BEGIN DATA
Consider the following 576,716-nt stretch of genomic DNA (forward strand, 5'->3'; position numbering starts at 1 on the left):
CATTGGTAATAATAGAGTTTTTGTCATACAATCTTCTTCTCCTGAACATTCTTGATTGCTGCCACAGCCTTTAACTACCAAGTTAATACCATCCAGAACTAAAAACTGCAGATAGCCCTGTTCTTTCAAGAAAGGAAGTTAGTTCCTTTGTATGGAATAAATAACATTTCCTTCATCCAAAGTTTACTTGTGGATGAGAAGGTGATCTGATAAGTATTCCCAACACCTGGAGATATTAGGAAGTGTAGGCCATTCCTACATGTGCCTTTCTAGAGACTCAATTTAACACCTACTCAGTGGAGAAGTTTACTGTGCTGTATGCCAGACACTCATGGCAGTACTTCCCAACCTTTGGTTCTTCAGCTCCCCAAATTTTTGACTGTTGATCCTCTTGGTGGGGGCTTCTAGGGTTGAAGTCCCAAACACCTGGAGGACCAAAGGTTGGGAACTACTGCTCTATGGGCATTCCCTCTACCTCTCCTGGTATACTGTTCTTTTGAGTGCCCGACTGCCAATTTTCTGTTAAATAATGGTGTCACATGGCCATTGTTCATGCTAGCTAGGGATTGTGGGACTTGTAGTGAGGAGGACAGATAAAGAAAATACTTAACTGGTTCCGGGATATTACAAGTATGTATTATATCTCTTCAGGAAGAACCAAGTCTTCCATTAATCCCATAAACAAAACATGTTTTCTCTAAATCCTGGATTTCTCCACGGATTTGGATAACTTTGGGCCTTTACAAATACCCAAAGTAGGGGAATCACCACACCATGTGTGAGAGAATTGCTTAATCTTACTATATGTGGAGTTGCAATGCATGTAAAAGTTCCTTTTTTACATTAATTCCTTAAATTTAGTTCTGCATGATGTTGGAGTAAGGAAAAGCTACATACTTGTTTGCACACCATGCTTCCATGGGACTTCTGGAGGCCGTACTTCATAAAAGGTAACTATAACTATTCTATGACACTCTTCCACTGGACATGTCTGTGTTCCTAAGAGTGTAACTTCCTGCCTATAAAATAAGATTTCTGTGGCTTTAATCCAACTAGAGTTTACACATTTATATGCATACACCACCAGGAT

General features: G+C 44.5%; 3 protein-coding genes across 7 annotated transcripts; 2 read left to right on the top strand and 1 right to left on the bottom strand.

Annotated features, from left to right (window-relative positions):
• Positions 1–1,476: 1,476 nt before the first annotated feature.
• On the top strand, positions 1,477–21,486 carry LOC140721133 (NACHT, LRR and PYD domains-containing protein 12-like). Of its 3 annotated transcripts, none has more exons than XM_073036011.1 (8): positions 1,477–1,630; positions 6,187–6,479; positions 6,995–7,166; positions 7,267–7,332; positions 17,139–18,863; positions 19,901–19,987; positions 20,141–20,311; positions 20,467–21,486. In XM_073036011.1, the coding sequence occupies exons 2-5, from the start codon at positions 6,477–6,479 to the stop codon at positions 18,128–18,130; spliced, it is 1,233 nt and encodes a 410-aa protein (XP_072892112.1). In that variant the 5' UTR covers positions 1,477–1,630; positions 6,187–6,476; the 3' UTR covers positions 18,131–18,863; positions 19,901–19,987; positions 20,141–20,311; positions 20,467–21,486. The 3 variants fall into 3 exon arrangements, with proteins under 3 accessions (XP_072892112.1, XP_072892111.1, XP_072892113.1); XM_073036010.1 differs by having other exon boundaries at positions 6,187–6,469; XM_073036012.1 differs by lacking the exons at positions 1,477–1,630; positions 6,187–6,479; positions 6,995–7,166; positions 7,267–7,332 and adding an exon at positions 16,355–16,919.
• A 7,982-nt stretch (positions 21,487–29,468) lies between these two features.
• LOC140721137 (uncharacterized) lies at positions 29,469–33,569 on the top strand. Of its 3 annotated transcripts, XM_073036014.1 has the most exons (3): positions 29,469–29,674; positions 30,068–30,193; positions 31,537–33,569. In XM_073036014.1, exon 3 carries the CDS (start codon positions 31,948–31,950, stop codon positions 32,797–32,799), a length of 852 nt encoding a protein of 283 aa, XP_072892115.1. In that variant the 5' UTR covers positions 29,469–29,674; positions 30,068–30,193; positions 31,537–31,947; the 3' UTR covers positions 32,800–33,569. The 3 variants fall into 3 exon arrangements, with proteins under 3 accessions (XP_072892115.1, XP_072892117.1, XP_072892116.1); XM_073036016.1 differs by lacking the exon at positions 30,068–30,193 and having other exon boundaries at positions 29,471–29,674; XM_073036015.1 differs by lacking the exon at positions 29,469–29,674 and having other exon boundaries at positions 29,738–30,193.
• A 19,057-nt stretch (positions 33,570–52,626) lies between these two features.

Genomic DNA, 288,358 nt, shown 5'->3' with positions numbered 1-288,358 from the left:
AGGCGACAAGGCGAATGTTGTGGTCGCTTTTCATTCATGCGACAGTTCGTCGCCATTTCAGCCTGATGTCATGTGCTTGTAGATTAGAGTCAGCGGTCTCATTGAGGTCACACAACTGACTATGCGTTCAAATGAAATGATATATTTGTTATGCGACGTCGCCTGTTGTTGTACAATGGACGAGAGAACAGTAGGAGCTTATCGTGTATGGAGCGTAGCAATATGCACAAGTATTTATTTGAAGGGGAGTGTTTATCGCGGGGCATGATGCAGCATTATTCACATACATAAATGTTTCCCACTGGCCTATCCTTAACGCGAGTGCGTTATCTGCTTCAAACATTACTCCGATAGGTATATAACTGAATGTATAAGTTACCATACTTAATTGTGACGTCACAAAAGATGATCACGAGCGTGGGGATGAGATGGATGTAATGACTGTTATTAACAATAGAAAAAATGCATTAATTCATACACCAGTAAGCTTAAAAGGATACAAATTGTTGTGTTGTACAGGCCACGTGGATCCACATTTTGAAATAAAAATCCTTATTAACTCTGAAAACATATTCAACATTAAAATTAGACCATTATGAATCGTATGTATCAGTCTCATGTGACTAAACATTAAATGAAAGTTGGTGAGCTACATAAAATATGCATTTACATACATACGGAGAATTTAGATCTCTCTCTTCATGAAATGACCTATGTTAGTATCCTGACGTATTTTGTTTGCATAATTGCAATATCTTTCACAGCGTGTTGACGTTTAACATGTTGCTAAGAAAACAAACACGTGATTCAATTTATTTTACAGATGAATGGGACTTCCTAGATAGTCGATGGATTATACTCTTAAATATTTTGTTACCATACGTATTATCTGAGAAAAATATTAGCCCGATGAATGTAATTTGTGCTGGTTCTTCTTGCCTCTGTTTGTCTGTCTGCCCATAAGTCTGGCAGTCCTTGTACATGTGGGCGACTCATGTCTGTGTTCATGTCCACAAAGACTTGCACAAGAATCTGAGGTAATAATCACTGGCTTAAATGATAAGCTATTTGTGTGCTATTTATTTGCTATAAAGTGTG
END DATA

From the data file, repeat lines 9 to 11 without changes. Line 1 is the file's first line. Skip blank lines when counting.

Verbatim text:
• A 19,057-nt stretch (positions 33,570–52,626) lies between these two features.

Genomic DNA, 288,358 nt, shown 5'->3' with positions numbered 1-288,358 from the left:
AGGCGACAAGGCGAATGTTGTGGTCGCTTTTCATTCATGCGACAGTTCGTCGCCATTTCAGCCTGATGTCATGTGCTTGTAGATTAGAGTCAGCGGTCTCATTGAGGTCACACAACTGACTATGCGTTCAAATGAAATGATATATTTGTTATGCGACGTCGCCTGTTGTTGTACAATGGACGAGAGAACAGTAGGAGCTTATCGTGTATGGAGCGTAGCAATATGCACAAGTATTTATTTGAAGGGGAGTGTTTATCGCGGGGCATGATGCAGCATTATTCACATACATAAATGTTTCCCACTGGCCTATCCTTAACGCGAGTGCGTTATCTGCTTCAAACATTACTCCGATAGGTATATAACTGAATGTATAAGTTACCATACTTAATTGTGACGTCACAAAAGATGATCACGAGCGTGGGGATGAGATGGATGTAATGACTGTTATTAACAATAGAAAAAATGCATTAATTCATACACCAGTAAGCTTAAAAGGATACAAATTGTTGTGTTGTACAGGCCACGTGGATCCACATTTTGAAATAAAAATCCTTATTAACTCTGAAAACATATTCAACATTAAAATTAGACCATTATGAATCGTATGTATCAGTCTCATGTGACTAAACATTAAATGAAAGTTGGTGAGCTACATAAAATATGCATTTACATACATACGGAGAATTTAGATCTCTCTCTTCATGAAATGACCTATGTTAGTATCCTGACGTATTTTGTTTGCATAATTGCAATATCTTTCACAGCGTGTTGACGTTTAACATGTTGCTAAGAAAACAAACACGTGATTCAATTTATTTTACAGATGAATGGGACTTCCTAGATAGTCGATGGATTATACTCTTAAATATTTTGTTACCATACGTATTATCTGAGAAAAATATTAGCCCGATGAATGTAATTTGTGCTGGTTCTTCTTGCCTCTGTTTGTCTGTCTGCCCATAAGTCTGGCAGTCCTTGTACATGTGGGCGACTCATGTCTGTGTTCATGTCCACAAAGACTTGCACAAGAATCTGAGGTAATAATCACTGGCTTAAATGATAAGCTATTTGTGTGCTATTTATTTGCTATAAAGTGTG